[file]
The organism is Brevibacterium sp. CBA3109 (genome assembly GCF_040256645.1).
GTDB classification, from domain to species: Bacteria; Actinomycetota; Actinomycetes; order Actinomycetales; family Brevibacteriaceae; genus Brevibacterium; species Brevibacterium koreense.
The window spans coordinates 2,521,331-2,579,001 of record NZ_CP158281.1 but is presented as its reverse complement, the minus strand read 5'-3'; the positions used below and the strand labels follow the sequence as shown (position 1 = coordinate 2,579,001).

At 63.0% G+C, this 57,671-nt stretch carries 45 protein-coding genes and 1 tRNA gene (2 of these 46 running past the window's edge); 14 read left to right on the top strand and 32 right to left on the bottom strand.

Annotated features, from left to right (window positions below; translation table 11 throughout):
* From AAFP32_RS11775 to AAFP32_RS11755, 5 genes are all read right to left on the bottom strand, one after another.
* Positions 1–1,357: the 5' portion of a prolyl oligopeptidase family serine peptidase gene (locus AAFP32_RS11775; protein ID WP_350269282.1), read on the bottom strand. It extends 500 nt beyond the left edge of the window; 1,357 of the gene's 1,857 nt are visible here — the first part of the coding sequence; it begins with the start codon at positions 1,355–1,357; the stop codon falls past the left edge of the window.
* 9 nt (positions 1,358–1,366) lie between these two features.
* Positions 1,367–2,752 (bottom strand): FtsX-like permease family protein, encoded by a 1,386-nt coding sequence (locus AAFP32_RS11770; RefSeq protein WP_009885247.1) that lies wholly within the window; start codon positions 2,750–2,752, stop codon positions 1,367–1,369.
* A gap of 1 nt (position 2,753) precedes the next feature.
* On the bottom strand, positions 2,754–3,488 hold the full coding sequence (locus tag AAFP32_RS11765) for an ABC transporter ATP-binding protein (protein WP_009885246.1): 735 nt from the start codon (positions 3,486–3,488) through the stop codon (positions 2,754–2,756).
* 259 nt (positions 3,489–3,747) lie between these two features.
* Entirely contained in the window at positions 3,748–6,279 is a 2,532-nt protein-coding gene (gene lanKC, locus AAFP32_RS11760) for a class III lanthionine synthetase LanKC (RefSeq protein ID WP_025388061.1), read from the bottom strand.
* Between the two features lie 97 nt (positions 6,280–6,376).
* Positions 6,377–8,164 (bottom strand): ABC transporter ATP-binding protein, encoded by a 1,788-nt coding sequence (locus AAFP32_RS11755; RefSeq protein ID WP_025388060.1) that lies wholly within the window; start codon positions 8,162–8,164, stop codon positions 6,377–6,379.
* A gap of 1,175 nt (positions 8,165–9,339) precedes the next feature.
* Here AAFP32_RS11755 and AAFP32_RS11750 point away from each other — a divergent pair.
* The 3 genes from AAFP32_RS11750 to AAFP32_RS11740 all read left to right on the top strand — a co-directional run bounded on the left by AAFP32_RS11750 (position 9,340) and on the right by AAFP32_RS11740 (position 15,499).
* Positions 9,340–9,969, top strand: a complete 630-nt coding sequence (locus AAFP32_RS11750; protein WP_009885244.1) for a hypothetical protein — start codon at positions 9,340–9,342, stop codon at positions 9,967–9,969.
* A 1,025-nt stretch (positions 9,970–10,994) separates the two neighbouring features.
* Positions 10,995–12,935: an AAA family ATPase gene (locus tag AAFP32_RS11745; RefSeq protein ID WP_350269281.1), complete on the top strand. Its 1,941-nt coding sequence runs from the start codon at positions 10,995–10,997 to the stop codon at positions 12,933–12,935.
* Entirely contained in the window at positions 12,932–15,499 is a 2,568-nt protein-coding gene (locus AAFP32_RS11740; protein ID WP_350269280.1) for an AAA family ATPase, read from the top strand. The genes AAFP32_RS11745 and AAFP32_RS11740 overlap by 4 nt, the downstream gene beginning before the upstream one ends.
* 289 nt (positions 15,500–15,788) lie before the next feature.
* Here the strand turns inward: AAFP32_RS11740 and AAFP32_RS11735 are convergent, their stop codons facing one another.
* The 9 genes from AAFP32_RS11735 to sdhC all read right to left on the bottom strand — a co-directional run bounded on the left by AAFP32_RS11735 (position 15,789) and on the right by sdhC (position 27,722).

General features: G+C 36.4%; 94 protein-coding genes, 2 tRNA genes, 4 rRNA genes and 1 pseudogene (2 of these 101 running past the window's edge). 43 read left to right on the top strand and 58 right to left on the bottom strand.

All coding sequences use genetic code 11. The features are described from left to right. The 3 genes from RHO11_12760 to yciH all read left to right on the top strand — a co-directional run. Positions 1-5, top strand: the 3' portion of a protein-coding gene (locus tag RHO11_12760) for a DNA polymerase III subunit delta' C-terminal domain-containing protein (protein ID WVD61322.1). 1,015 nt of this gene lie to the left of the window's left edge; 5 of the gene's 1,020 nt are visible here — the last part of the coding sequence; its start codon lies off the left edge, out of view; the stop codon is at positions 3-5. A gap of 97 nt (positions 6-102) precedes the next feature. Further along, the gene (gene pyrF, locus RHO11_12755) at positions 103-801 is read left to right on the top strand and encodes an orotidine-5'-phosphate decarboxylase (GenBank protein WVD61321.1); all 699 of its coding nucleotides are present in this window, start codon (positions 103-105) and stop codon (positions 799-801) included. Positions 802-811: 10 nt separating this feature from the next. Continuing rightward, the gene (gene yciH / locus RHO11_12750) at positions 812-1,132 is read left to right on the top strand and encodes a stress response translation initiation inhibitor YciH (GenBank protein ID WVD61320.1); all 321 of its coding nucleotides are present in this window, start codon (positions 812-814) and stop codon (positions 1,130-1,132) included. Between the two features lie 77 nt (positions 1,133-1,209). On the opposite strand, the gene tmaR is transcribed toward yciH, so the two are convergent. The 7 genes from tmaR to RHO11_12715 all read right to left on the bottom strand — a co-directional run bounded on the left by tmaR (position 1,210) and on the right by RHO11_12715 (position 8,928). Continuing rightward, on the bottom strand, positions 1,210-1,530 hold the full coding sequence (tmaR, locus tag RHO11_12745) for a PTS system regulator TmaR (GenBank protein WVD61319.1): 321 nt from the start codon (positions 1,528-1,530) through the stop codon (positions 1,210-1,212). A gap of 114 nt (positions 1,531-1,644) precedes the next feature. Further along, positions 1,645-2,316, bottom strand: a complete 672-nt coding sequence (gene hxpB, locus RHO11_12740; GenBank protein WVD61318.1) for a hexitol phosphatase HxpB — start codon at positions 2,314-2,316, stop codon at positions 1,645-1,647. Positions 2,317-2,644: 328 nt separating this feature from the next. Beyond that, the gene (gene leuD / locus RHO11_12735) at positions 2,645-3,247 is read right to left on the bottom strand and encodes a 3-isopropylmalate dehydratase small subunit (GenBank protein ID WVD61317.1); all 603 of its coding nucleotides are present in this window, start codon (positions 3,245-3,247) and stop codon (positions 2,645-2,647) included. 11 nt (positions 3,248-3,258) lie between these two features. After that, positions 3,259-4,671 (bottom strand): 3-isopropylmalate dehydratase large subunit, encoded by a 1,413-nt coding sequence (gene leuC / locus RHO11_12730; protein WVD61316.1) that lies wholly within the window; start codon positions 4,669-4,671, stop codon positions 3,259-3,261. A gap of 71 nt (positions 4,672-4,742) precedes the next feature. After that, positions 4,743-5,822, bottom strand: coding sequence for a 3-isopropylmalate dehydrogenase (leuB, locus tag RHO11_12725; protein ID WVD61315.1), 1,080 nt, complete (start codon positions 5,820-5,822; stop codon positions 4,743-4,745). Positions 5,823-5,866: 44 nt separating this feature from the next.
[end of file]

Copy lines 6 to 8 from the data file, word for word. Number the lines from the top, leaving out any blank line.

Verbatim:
* From AAFP32_RS11775 to AAFP32_RS11755, 5 genes are all read right to left on the bottom strand, one after another.
* Positions 1–1,357: the 5' portion of a prolyl oligopeptidase family serine peptidase gene (locus AAFP32_RS11775; protein ID WP_350269282.1), read on the bottom strand. It extends 500 nt beyond the left edge of the window; 1,357 of the gene's 1,857 nt are visible here — the first part of the coding sequence; it begins with the start codon at positions 1,355–1,357; the stop codon falls past the left edge of the window.
* 9 nt (positions 1,358–1,366) lie between these two features.